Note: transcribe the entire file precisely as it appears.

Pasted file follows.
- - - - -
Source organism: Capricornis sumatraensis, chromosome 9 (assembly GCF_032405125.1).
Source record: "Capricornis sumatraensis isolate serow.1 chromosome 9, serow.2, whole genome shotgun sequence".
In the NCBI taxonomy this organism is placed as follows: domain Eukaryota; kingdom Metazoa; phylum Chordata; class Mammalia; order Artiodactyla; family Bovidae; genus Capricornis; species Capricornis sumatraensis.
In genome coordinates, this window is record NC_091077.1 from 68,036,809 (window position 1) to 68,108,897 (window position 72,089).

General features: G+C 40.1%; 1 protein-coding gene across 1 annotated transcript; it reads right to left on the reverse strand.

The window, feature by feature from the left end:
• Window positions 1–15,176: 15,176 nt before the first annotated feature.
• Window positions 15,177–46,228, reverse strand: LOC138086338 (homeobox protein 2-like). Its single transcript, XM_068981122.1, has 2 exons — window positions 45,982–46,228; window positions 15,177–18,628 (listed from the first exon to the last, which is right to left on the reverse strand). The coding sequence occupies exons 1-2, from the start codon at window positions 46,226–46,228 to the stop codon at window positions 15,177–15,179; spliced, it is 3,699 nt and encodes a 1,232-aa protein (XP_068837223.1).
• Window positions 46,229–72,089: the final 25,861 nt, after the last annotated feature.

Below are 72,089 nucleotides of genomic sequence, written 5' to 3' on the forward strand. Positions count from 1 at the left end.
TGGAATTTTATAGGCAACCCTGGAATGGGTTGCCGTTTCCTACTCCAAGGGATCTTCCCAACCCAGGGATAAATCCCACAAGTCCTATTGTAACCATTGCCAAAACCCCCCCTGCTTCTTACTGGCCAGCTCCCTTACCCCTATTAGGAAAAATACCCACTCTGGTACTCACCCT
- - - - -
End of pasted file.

Source organism: Capricornis sumatraensis, chromosome 9 (assembly GCF_032405125.1).
Source record: "Capricornis sumatraensis isolate serow.1 chromosome 9, serow.2, whole genome shotgun sequence".
In the NCBI taxonomy this organism is placed as follows: domain Eukaryota; kingdom Metazoa; phylum Chordata; class Mammalia; order Artiodactyla; family Bovidae; genus Capricornis; species Capricornis sumatraensis.
In genome coordinates, this window is record NC_091077.1 from 68,036,809 (window position 1) to 68,108,897 (window position 72,089).

General features: G+C 40.1%; 1 protein-coding gene across 1 annotated transcript; it reads right to left on the reverse strand.

The window, feature by feature from the left end:
• Window positions 1–15,176: 15,176 nt before the first annotated feature.
• Window positions 15,177–46,228, reverse strand: LOC138086338 (homeobox protein 2-like). Its single transcript, XM_068981122.1, has 2 exons — window positions 45,982–46,228; window positions 15,177–18,628 (listed from the first exon to the last, which is right to left on the reverse strand). The coding sequence occupies exons 1-2, from the start codon at window positions 46,226–46,228 to the stop codon at window positions 15,177–15,179; spliced, it is 3,699 nt and encodes a 1,232-aa protein (XP_068837223.1).
• Window positions 46,229–72,089: the final 25,861 nt, after the last annotated feature.

Below are 72,089 nucleotides of genomic sequence, written 5' to 3' on the forward strand. Positions count from 1 at the left end.
TGGAATTTTATAGGCAACCCTGGAATGGGTTGCCGTTTCCTACTCCAAGGGATCTTCCCAACCCAGGGATAAATCCCACAAGTCCTATTGTAACCATTGCCAAAACCCCCCCTGCTTCTTACTGGCCAGCTCCCTTACCCCTATTAGGAAAAATACCCACTCTGGTACTCACCCT